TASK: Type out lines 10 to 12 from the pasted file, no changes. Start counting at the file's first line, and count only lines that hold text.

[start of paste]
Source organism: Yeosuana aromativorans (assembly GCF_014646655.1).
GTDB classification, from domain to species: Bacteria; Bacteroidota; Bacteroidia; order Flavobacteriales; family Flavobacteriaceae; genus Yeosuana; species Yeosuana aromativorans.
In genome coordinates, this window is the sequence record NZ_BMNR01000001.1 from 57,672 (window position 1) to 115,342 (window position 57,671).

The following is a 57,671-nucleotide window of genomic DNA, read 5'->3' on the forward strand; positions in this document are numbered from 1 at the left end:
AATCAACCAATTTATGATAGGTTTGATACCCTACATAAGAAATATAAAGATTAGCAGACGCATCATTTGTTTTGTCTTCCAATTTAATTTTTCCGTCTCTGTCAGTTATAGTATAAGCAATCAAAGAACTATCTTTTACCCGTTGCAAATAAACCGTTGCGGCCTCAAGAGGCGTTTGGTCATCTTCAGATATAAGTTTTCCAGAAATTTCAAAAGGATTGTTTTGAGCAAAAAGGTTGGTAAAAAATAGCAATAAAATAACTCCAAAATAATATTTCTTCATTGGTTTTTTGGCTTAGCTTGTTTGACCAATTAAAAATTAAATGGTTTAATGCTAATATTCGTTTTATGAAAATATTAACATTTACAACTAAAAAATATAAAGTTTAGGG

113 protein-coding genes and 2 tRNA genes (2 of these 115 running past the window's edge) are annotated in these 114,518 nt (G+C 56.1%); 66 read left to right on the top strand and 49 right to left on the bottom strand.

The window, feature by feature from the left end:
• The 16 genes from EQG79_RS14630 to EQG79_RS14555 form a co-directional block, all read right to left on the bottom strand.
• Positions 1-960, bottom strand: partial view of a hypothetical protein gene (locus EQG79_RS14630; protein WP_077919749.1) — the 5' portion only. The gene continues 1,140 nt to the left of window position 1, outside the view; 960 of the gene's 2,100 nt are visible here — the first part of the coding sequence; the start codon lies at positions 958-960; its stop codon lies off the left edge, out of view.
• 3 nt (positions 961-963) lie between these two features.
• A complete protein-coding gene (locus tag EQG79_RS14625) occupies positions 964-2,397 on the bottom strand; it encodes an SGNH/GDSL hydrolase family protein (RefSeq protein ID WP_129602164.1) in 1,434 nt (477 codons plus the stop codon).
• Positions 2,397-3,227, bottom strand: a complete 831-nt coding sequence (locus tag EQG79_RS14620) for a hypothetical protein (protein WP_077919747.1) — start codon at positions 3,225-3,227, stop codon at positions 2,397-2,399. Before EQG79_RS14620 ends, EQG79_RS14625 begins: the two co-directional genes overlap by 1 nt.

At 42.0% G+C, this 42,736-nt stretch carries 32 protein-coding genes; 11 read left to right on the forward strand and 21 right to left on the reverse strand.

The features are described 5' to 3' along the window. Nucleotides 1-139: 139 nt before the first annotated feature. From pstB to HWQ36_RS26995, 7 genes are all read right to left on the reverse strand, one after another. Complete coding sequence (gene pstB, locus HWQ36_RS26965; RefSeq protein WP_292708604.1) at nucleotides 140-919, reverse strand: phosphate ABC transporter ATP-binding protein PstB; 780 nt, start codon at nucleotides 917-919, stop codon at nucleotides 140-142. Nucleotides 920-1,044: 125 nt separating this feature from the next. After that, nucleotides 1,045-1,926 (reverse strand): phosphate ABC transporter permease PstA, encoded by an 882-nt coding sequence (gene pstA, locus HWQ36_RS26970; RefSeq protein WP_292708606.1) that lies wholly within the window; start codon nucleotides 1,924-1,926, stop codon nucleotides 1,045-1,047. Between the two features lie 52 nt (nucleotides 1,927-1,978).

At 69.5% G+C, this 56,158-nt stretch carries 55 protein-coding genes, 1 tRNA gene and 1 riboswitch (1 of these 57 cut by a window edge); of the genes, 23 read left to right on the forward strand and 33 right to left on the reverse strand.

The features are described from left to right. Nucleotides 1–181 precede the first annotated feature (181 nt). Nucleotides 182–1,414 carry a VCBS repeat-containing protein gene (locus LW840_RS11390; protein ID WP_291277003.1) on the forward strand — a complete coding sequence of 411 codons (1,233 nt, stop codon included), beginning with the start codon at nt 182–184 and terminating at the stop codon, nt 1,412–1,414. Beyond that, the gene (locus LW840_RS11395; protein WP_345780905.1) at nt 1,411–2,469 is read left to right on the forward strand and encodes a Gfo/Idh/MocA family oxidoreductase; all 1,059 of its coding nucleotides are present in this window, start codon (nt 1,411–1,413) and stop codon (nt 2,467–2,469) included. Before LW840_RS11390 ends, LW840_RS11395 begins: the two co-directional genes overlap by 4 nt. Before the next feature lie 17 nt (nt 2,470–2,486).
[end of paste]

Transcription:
• 3 nt (positions 961-963) lie between these two features.
• A complete protein-coding gene (locus tag EQG79_RS14625) occupies positions 964-2,397 on the bottom strand; it encodes an SGNH/GDSL hydrolase family protein (RefSeq protein ID WP_129602164.1) in 1,434 nt (477 codons plus the stop codon).
• Positions 2,397-3,227, bottom strand: a complete 831-nt coding sequence (locus tag EQG79_RS14620) for a hypothetical protein (protein WP_077919747.1) — start codon at positions 3,225-3,227, stop codon at positions 2,397-2,399. Before EQG79_RS14620 ends, EQG79_RS14625 begins: the two co-directional genes overlap by 1 nt.